Peggy, as she felt any matters of the estate included her. The Bank of
America was duly appointed as Conservator of the Estate, but attorney
Philip Marking, representing the Bank of America Trust felt that based
on conversations with attorney Barnes, John was not competent to reveal
his intentions regarding the estate and without any hearing of
competency, it was decided that Marking’s client, Suzanne McNeeley of
Senior Planning, could be appointed Interim Conservator of the Person as
soon as she could acquire the proper licensing. Despite objections from
Peggy’s attorney and John and Peggy, Judge McLafferty, refused to hear
medical evidence relevant to John and without competency hearing or any
hearing and unknown to John and Peggy, appointed Kathleen Auld, Interim
Conservator of the Person (John) on August 10th., one day
before John was to be released from the Ojai Community Hospital after a
three day treatment of a Urinary Tract infection
On August 11, before John could be
released by his doctor, Suzanne McNeeley arrived at the hospital with a
letter of authority from the secretly appointed Interim Conservator of
the Person, to remove John to a facility in Goleta, California. John
protested vigorously as did Peggy and a friend who had arrived to drive
John and Peggy home. Peggy and the friend followed the vehicle carrying
John to Goleta and continued the protest until told by the facility
administrator that John would be staying there ‘from now on, but he had
also reserved a permanent room for Peggy’. The Guron Guest Home in
Goleta was the first of what is now three incarceration ‘homes’ for
When it was pointed out to Judge
McLafferty that the attorney for the Conservator of the Estate was also
the attorney for the Conservator of the Person, an obvious conflict of
interest and totally illegal situation, he found no conflict of interest
nor any reason to have considered medical evidence proving that John was
competent enough to make decisions. In retrospect, this was not
surprising and merely a repeat of the Patricia Rosen case (aired in
March on channel 17 in Santa Barbara) or the Victoria Starkey case, to
be aired soon on channel 17. In that case, Victoria Starkey’s mother
was moved 33 times, with authorization from Judge McLaffery, to keep
her away from her daughter. Her mother died of gangrene in a nursing
facility after being physically abused several times.
John Figg-Hoblyn has been incarcerated,
with all loss of normal freedoms since August 11, 2008. There is no
daily exercise regime, in fact he is encouraged to sit in a wheel chair
instead of walking. His diet is not the one recommended by his doctor.
Peggy is not allowed to take pictures of John. He is not free to go
where he wants, do what he wants—not even go to church. Since August
11, 2008, he has had a daily diet of psycho-tropic drugs to keep his
mind dull and his energy level reduced. John’s life has been ruined.
He has the same privileges of any inmate on death row—where John
actually sits right now. He is angry, frustrated and more and more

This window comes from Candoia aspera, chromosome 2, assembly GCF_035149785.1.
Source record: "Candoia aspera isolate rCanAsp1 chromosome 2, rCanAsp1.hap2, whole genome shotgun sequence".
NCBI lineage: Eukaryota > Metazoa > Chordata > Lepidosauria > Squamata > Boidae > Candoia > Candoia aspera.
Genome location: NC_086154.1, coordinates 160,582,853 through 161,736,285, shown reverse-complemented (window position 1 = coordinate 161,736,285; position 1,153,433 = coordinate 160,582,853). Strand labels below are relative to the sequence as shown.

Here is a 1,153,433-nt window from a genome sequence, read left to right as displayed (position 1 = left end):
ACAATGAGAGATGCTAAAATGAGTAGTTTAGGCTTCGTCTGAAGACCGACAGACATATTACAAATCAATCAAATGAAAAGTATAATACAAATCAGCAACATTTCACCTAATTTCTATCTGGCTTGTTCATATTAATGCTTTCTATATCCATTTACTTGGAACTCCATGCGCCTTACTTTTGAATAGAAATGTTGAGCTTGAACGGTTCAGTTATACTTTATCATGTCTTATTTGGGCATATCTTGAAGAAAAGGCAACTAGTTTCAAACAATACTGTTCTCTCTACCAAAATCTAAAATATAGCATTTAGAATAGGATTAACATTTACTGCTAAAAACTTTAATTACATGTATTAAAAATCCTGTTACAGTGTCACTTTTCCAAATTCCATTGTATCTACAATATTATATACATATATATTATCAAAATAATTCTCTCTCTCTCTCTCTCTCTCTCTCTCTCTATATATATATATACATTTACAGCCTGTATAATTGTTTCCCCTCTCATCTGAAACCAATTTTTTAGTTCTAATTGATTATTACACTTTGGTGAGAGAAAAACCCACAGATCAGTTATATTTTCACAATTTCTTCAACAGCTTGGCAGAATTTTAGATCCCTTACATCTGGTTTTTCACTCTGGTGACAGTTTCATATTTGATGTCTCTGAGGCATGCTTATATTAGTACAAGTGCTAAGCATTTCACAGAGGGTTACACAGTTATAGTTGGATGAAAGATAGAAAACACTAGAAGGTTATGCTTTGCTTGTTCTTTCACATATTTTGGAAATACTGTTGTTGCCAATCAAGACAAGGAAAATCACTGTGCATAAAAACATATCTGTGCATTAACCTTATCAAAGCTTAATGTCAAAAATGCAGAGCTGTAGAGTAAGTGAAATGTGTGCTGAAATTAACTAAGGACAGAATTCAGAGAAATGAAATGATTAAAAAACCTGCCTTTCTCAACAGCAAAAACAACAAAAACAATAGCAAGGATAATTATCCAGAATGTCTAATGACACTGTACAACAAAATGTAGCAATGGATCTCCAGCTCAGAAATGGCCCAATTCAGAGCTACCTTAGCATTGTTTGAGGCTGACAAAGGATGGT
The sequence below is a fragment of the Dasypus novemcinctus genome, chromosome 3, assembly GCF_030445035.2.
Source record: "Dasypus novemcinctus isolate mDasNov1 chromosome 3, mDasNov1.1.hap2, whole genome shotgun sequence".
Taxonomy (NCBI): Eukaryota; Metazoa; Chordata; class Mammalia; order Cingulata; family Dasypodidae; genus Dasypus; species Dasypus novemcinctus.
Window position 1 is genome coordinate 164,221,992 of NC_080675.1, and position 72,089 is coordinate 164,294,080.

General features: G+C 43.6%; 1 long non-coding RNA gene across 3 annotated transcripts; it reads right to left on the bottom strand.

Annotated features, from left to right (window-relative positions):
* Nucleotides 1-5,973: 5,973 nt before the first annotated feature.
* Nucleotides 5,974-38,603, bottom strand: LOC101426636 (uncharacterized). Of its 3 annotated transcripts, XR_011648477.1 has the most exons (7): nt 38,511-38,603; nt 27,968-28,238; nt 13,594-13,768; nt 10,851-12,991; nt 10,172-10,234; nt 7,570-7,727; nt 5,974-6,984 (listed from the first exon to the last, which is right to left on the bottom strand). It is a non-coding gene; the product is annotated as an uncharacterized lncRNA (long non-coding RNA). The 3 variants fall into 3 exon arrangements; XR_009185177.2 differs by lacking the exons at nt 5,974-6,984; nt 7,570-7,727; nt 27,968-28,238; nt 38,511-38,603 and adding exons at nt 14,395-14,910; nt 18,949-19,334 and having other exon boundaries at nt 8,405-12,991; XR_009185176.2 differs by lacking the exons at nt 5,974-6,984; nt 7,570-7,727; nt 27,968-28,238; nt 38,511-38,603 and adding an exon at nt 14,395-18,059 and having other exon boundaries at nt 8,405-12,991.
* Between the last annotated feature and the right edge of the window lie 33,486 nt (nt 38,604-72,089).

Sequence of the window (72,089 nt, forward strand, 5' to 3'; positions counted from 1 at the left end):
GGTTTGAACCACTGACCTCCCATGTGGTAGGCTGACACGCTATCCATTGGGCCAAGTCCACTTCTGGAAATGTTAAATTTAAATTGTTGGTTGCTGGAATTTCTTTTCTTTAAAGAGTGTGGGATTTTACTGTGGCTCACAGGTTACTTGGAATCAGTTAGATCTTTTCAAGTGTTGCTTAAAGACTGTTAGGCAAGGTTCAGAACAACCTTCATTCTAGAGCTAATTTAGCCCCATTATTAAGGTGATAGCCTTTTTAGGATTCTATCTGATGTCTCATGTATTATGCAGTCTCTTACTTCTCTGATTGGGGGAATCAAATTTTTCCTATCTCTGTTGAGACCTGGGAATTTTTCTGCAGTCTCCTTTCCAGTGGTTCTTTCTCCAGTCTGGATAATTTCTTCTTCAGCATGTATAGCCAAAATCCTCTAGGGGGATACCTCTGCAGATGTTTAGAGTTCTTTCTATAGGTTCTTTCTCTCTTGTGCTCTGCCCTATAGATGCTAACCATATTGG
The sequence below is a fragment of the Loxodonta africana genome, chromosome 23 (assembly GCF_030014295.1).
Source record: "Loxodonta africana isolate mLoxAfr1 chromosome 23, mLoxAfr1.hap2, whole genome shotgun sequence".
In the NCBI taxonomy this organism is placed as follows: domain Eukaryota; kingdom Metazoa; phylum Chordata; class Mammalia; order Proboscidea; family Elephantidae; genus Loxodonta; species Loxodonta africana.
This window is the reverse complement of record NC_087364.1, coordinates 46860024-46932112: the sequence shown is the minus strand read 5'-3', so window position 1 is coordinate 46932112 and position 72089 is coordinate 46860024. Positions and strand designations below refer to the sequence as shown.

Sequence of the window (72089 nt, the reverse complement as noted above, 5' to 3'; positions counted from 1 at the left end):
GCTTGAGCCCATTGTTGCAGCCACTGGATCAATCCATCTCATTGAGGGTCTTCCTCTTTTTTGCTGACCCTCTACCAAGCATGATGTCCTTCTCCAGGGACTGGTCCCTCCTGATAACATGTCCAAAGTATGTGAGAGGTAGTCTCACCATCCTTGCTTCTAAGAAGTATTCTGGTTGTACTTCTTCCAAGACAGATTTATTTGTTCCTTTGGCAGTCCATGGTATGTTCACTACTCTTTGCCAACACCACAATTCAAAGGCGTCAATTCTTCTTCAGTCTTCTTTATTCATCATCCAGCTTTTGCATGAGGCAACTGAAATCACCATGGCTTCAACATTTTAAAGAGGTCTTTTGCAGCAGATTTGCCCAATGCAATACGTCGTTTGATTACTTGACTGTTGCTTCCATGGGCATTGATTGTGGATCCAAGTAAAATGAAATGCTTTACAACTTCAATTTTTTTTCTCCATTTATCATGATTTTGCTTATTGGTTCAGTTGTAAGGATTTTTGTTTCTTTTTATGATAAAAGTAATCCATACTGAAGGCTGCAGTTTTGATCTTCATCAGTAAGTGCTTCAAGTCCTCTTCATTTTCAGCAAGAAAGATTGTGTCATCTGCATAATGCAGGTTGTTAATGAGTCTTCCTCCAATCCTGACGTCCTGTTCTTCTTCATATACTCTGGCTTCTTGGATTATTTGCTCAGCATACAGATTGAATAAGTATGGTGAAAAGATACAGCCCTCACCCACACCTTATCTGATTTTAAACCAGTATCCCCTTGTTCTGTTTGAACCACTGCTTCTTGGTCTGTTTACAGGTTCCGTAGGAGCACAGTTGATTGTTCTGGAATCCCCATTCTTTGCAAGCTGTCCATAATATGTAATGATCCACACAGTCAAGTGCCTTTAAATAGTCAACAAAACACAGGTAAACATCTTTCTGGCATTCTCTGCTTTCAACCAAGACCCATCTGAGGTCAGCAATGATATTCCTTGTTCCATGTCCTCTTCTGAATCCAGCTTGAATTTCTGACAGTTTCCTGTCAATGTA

going silent and limp.
A team of experienced health care workers
had been awaiting John’s return home to the sub-standard mobile home
provided by the Trust. The beautiful home that had been leased for he
and Peggy was negated by the Band of America Trust after having promised
him and Peggy in front of witnesses that he was certainly entitled to a
nice residence. Hundreds of thousands of dollars have come into the
Trust from the English estate. Much of it has gone to the attorneys.
Most of the rest has been spent to keep John away from those who care
about him. John has little in clothes and when he gets a radio or other
possession, it seems to disappear. Several federal laws have been
violated by Suzanne McNeeley in her role as Conservator of the Person.
Several California codes have been violated by McNeeley. The attorneys
for the Bank of America have violated state and federal laws. The Bank
of America Trust has proven totally untrustworthy.
John’s court appointed attorney should be disbarred for the harm he has
brought to John.
The only evil doer who won’t be held responsible is Judge McLafferty
himself. He will answer to a higher authority.
There is a second victim in this story.
Separated from her brother and witnessing the daily torment of John has
taken a great mental and physical toll on Peggy. Every day without fail
her whole focus is on getting from Oak View to Santa Barbara to provide
what comfort she can to a man who has lost his freedom. She returns
home every evening with the pain of that day’s visit, only to repeat the
same ordeal the next day. She watches her brother and companion of many
years suffering the slow death, the slow killing. The pain of watching
his pain and his constant appeal to go home is heartbreaking Perhaps she
wonders if he ever asks himself, “What did I do to deserve this?" In
the beginning that question was in his eyes. Now there is only despair
in his eyes. What a horrible way to finish the golden years.
Diabolically, it is his new found money that keeps him
incarcerated. His golden years ruined by his own gold. Both
John and Peggy have offered to give all their inheritance to the Bank of
America in exchange for John’s freedom. However, Darlene Freeman, in
charge of John’s Trust at the bank will tell you John is better off.
This is what she told me. Wonder what she’d say if it was her father or
mother instead of John? The moral: Be careful whom you put your trust
It is the fervent hope of the writer that everyone
with a heart who reads this will consider this question: What can I do
to bring this evil abuse of the elderly to an end?
Guardianship abuse and conservatorship
abuse IS elder abuse!